In other words, sexuality is fluid, nuanced, and formless. In some cases, we might find the perfect glass to contain our sexuality—straight, gay, lesbian, bisexual, pan, etc. But in other cases, we spend months, maybe even years, scrounging the cabinets for the perfect glass. What Doyle is suggesting, and what I find so deeply comforting, is that we don’t need a label to define us or to make our sexuality valid.
I am not against labels. I like to call myself “fluid” or “queer” because it helps me better understand my identity. But labels are by no means necessary. They’re simply a tool to help us further connect to the complex nature of the “self.” I would not force anyone to pick one nor would I discourage a person from labeling themself. I think we should do whatever feels true and right, and that looks different for everyone.
I think about what my world might have looked like if I had grown up in an environment where sexual fluidity had been naturally on my radar, a world where I hadn’t been shocked to find out that my summer camp best friend liked both girls and boys. I wonder what would have happened if I too felt safe to like all genders at a young age—and then I think about how I feel grateful to have the opportunity to do that right now. I ask Cooper what she might have told someone in my shoes.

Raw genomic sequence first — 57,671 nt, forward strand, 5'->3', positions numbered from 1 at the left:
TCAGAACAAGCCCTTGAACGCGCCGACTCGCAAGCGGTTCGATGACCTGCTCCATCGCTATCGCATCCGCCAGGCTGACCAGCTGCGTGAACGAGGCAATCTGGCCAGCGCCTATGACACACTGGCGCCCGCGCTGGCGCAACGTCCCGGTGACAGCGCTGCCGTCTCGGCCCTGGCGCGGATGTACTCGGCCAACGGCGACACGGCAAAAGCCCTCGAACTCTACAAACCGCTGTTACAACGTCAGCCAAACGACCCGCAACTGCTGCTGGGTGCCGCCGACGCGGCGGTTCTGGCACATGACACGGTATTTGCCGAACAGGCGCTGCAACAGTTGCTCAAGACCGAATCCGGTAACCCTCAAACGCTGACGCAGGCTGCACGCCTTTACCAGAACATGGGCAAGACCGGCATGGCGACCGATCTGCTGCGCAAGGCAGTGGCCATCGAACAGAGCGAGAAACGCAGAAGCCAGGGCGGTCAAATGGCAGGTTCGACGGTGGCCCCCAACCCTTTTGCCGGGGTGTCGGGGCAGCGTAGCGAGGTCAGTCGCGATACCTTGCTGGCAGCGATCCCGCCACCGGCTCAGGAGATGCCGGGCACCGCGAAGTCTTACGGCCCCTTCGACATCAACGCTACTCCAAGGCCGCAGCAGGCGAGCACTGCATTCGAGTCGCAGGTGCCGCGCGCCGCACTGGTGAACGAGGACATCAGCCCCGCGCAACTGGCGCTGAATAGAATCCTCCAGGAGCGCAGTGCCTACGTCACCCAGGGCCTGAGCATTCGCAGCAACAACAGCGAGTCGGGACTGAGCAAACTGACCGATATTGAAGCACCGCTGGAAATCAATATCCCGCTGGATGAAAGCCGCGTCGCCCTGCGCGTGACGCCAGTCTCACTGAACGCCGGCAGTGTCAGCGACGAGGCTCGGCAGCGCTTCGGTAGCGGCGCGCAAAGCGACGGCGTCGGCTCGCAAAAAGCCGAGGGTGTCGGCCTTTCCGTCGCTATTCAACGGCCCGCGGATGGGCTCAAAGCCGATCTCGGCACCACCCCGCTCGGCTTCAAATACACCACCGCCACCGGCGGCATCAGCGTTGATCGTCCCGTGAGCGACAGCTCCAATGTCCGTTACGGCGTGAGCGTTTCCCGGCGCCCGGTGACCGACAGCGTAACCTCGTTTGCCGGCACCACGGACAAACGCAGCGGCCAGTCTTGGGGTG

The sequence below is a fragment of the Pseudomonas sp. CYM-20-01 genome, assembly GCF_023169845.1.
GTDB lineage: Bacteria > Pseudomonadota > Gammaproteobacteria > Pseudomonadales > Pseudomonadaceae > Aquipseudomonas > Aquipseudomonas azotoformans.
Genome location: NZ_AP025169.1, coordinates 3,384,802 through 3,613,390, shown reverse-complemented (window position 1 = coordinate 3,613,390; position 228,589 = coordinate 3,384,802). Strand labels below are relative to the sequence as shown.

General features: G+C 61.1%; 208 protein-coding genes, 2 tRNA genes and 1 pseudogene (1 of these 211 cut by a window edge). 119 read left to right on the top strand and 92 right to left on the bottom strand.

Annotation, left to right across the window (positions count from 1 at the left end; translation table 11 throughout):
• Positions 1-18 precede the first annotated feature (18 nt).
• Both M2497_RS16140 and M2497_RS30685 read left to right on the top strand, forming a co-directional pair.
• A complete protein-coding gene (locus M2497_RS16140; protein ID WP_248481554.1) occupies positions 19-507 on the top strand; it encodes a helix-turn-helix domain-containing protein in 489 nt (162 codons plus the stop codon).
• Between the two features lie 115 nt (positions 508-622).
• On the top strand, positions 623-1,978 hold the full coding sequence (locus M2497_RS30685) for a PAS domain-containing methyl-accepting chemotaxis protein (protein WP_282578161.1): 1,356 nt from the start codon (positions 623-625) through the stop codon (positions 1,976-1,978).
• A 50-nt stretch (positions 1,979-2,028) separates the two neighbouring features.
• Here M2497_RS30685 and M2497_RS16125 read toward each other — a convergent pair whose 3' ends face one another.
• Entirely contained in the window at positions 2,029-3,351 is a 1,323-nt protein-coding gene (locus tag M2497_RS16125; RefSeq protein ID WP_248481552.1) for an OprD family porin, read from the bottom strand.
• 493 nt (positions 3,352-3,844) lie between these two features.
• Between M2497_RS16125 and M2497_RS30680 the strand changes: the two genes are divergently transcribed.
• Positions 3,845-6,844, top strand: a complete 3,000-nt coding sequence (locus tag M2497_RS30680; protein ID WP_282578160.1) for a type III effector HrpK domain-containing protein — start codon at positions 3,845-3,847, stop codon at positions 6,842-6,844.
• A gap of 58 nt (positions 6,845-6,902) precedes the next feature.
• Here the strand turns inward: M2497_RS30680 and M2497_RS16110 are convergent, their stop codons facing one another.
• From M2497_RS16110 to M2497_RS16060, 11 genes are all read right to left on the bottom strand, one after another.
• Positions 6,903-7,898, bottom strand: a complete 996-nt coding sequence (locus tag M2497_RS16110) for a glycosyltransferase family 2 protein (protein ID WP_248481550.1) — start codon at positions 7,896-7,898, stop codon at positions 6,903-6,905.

“It’s okay for a person to try on different hats in order to find their authentic voice,” she says. “There’s no timeline. And that it’s more than okay not to know.”
Sometimes I get scared thinking about the fluid nature of my sexuality, but Cooper’s words give me comfort. It takes some of the pressure off of me having to know everything right now. So instead, I focus on what being true to myself looks like today. I tell my boyfriend about my fantasies with women, and we talk about how we can weave that into our relationship. We agree that monogamy may look different for us.
At the end of the day, I love people—and my boyfriend is a loving, patient, caring person whom I am extremely attracted to; we’re compatible. The fact that he is a man is secondary to all of that. I’ve learned that I am not the sort of person who enjoys feeling boxed into anything. I choose how to label my sexuality. It’s mine.